It’s stand up paddle boarding, one of the newer activities exploding in popularity at Bethany and other Delaware beaches. Just ask our knowledgable staff! Our guides will lead the Stand Up Paddle Boarding trips on the Assawoman Canal, teaching vacationers stand up paddle boarding basics, and helping them safely test their new skill in the Atlantic Ocean.
Stand Up Paddle Boarding in Delaware has surpassed kayaking in popularity because it is a fun, safe, reasonably priced new way to experience the ocean and the region’s intricate web of inland waterways with their scenic plant and animal life.
...And it’s even good for you – healthy, wholesome, close to nature.
Along the canal we often see birds, otters and other critters. In the ocean you get a whole new perspective because you’re standing. By standing and because the boards are so quiet you get closer to marine life than swimming, snorkeling or even kayaking. When you SUP Delaware beaches, Dolphin sightings are common.
And it helps that stand up paddle boarding has a short learning curve, meaning curious first-timers will instantly know whether stand up paddle boarding is going to be their newest passion or a distraction from babes and dudes on the beach. Some have been hooked enough to plop down anywhere from $600 to $2,000 for their very own board, while others are happy making SUP a vacation rental indulgence.
Our staff advises newbies to start on the Assawoman Canal behind Bethany Surf Shop’s outlet location at 7 Town Road, Ocean View. Parking is free and the canal itself is shielded from the wind. Wind is important because it affects the water current and pushes along sails. In stand up paddle boarding you are the sail, unless you are kneeling, which really isn’t stand up paddle boarding.
Still, short learning curve means you only have to pay attention to our guides for about ten minutes, which is probably more of a learning arc. Anyway that’s how long it will take for our staff to get your board in the water and explain the basics. But you are on vacation, so if even ten minutes of training is too much, here’s roughly what they will tell you:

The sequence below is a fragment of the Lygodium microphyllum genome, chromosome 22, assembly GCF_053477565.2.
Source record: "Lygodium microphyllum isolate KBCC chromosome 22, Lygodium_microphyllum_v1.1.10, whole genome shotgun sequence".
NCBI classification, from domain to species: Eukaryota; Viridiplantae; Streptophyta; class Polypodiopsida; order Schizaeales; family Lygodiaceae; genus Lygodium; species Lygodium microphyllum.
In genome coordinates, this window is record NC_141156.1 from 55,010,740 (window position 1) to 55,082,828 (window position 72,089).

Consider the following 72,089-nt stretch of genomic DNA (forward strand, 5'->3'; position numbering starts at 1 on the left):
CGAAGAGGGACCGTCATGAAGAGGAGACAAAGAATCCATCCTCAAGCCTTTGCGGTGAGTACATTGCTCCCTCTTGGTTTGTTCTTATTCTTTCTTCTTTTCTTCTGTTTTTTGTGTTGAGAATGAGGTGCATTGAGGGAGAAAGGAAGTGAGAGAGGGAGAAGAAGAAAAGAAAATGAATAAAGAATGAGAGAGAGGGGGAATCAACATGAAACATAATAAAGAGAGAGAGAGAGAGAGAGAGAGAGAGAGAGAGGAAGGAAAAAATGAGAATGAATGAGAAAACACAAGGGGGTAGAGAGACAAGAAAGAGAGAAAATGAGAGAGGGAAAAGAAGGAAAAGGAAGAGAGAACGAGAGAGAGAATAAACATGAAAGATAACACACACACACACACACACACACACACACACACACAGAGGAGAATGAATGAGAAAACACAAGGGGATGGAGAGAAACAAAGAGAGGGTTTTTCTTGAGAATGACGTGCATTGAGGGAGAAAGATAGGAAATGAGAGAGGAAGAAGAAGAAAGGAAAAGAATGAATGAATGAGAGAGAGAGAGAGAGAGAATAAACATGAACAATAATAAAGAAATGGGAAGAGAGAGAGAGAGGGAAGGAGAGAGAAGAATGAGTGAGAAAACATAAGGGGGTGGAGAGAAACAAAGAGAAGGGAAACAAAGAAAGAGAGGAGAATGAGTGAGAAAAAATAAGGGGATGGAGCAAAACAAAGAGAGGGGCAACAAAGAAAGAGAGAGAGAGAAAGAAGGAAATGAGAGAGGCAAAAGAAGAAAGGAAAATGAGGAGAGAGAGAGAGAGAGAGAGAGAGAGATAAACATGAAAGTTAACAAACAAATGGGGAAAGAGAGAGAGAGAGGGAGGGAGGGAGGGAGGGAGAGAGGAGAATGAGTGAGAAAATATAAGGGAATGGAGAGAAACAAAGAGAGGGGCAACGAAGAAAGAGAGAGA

Set the paddle to your height. Most are adjustable. Boards have a carrying handle at the midpoint and that’s where you want to stand, feet parallel. Mount the board by sliding up on your belly, then your knees and finally stand up. Starting, turning and stopping is a combination of balance and where you paddle. Anytime you feel uncomfortable get down on your knees. For instance, when you are about to run into somethings is a good example.
And something you may remember from riding a bike: It’s easier to stay upright if you are moving. Same with SUP. Another balancing tip: when you feel you’re tipping, stifle the reflex to over-correct.
What about the best age for stand up paddle boarding? We say our oldest customer was a lady in her 80s who did very well. The youngest was four, but he shared a board and rotated paddling chores with his dad. Dogs ride free but vary in aptitude and inclination. Some love it, but so far some have been skittish.
We always start tours off against the current, saving that force to help make the return trek as carefree as possible. He advises day-trippers on their own to do the same. An hour-long tour typically covers three or four miles and usually allows time to explore the Salt Pond. If that’s too much work for anyone, they can always sit down and paddle, or tie onto our guides' tow rope. (paddle board shaming is prohibited.)
Among the other critters travelling the canal are other paddle boarders, pontoon boats, kayaks, and marine police. Our staff enjoys cutting through power boats’ wakes and showing the marine police that everybody on his tours have lifejackets aboard. One-hour tours don’t provide enough time to reach either White Creek or Indian River Bay to the north; Assawoman Wildlife Area, Miller Creek or Little Assawoman Bay to the south. Longer tours or day-rentals for the more experienced put those and other natural areas within reach.
The payoff in the ocean is the exhilarating experience of standing on the surface of a seemingly endless expanse of water and feeling superior to the landlocked sand-bound beachgoers in the distance. If you want to feel especially superior by working out, try racing other stand up paddle boarders. Less competitive? Try Yoga. They actually make paddle boards specifically for that.